Recently the New York Times ran this headline:
Administration Is Open to Taxing Health Benefits
prompting this from Michelle Malkin:
To which one naturally responds: What isn’t the Administration open to taxing?
A society with any real freedom requires a culture supporting personal responsibility, and such a society will naturally be suspicious of politicians, for the latter make their living by enticing people to think that they can accumulate treasures without working for them and tat their neighbors will always be forced to bail them out from the consequences of their most reckless and foolish actions.
The acerbic iconoclast H. L. Mencken entertained no illusions about taxation and politicians:
“When a new source of taxation is found it never means, in practice, that an old source is abandoned. It merely means that the politicians have two ways of milking the taxpayer where they had only one before.”
We would all do well never to forget John Marshall‘s austere assessment:
The power to tax involves the power to destroy.
Vladimir Lenin, who thought on the grand scale, agreed with Marshall:
The way to crush the bourgeoisie is to grind them between the millstones of taxation and inflation.
It’s one of those rare items on which Lenin and Western liberals agreed. Calvin Coolidge, legendary for his reticence, practically ran off at the mouth on the subject:
The collection of taxes which are not absolutely required, which do not beyond reasonable doubt contribute to the public welfare, is only a species of legalized larceny. The wise and correct course to follow in taxation is not to destroy those who have already secured success, but to create conditions under which everyone will have a better chance to be successful. . . . No matter what anyone may say about making the rich and the corporations pay taxes, in the end they come out of the people who toil. . . . Collecting more taxes than is absolutely necessary is legalized robbery.
Coolidge’s observation that ordinary people actually pay the taxes levied on corporations and the rich is a particularly important and too-often-overlooked truth.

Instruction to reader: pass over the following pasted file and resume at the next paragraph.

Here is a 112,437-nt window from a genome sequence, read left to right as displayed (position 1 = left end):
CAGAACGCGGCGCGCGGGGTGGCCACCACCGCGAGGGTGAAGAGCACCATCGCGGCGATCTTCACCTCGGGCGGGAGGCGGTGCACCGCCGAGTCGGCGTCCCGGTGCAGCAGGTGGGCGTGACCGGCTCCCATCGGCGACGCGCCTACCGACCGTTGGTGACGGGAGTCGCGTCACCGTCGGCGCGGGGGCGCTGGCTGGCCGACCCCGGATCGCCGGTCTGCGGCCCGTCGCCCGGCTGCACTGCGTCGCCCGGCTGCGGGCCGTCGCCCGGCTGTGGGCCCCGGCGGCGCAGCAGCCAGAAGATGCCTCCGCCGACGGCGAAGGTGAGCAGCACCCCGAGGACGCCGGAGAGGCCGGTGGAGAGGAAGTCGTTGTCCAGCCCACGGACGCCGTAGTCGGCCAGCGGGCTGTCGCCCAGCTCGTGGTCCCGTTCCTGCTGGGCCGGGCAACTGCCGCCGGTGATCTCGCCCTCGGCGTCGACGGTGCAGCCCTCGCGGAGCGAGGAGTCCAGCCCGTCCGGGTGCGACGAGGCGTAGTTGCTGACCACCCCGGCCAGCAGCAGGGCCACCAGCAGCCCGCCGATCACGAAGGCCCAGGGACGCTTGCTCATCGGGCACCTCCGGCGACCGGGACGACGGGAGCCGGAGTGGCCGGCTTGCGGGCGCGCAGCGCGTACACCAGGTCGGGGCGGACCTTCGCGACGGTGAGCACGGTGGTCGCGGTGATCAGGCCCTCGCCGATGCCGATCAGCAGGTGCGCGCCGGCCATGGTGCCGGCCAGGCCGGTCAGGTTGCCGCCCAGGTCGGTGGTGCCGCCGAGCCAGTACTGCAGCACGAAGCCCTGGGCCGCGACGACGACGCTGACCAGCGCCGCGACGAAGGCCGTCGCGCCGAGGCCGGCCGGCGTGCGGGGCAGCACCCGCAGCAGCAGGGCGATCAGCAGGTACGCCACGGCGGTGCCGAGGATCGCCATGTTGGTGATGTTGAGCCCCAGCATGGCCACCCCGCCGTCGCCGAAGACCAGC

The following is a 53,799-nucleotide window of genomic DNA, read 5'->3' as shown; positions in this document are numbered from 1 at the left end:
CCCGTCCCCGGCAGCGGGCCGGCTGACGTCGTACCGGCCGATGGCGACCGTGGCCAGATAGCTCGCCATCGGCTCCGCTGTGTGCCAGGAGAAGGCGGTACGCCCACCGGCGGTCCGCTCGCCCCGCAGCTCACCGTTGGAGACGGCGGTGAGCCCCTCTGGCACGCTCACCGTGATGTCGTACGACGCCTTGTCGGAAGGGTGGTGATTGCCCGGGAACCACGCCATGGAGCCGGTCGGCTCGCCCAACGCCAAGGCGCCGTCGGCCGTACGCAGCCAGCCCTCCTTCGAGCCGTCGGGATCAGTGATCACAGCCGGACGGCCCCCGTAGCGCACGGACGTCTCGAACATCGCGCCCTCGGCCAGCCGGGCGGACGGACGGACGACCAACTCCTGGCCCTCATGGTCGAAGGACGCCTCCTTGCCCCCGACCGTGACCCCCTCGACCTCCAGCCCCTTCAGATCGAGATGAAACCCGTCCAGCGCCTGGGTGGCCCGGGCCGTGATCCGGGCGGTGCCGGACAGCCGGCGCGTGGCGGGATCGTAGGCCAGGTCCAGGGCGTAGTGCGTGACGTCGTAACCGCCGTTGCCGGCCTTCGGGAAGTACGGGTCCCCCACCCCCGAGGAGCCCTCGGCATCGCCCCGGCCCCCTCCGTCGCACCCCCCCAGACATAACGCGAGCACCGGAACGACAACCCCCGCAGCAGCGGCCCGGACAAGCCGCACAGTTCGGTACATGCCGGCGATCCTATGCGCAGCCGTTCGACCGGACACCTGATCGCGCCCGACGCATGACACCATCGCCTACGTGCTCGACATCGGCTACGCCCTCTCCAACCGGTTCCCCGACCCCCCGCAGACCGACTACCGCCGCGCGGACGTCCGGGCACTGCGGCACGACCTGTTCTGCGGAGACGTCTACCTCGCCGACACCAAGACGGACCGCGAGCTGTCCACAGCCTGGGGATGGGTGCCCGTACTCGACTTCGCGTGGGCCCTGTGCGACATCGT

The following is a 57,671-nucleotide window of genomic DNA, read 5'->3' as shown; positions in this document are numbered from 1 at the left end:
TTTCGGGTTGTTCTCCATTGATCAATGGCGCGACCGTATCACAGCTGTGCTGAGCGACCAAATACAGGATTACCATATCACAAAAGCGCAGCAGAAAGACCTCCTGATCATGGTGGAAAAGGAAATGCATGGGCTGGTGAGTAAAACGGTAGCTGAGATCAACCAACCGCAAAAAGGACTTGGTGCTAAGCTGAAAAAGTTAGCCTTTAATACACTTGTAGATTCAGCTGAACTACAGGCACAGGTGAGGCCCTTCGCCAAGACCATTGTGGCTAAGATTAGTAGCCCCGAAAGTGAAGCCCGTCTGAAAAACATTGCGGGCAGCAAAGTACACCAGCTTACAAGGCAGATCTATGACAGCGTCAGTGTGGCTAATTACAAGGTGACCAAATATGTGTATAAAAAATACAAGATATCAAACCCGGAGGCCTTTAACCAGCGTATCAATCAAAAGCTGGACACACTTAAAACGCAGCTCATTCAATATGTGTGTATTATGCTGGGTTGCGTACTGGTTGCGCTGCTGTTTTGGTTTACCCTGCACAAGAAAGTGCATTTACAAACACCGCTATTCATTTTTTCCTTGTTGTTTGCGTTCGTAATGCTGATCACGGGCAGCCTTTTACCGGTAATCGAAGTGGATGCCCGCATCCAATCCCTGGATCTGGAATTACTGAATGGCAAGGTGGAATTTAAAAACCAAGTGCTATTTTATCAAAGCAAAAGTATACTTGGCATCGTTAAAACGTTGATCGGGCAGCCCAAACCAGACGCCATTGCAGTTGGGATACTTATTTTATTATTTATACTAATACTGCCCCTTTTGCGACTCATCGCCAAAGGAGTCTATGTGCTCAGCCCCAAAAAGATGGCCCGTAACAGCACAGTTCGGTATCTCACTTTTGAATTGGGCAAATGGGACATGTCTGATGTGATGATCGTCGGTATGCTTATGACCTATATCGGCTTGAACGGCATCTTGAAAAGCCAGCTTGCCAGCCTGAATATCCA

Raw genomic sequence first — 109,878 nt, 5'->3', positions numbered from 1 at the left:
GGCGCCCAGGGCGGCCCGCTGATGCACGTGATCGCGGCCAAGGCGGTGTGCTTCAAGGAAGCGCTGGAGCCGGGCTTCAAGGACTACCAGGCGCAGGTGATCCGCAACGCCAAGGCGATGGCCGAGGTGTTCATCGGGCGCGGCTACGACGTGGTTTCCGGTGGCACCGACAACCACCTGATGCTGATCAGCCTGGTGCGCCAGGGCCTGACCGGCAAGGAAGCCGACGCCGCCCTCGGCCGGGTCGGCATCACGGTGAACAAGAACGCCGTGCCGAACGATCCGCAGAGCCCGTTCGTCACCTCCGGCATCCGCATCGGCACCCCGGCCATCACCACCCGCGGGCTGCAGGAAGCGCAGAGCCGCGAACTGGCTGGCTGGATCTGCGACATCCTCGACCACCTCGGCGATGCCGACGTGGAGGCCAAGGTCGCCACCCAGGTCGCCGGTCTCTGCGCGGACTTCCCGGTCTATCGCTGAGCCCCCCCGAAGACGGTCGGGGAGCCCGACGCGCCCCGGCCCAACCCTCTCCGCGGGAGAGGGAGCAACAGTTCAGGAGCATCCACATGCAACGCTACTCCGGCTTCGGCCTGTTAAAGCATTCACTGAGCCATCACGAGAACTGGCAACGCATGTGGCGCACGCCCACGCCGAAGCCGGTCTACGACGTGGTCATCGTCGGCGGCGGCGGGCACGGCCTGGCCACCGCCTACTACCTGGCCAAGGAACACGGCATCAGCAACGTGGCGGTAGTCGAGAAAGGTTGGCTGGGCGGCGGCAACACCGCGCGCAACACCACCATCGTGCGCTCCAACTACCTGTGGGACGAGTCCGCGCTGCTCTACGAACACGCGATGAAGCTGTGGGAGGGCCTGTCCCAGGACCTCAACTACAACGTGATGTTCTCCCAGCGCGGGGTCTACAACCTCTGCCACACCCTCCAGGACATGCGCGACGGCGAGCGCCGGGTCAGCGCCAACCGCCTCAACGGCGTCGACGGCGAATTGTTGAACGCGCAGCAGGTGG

Certainly the average individual in the street is at least vaguely aware of the unnecessary complexity of our system of taxation. Dave Barry describes it well:
As a taxpayer, you are required to be fully in compliance with the United States Tax Code, which is currently the size and weight of the Budweiser Clydesdales.
Steve Forbes, who has millions more reasons than I do to fear the IRS, echoed Barry:
“The Declaration of Independence, the words that launched our nation: 1,300 words. The Bible, the word of God: 773,000 words. The Tax Code, the words of politicians: 7,000,000 words—and growing!”
Ronald Reagan likewise found our tax system absurd:
“I just wanted to speak to you about something from the Internal Revenue Code. It is the last sentence of section 509A of the Code and it reads: ‘For purposes of paragraph 3, an organization described in paragraph 2 shall be deemed to include an organization described in section 501C-4, -5, or -6, which would be described in paragraph 2 if it were an organization described in section 501C-3.’ And that’s just one sentence out of those fifty-seven feet of books.”
Leave it to Mark Twain to sum it all up smartly:
“What is the difference between a taxidermist and a tax collector? The taxidermist takes only your skin.”
So, what will they tax next? As the biker gangster played by Marlon Brando famously said in The Wild One, “What have you got?”
Perhaps Monty Python’s Flying Circus has already identified the next thing to be taxed (note: video clip includes some nudity):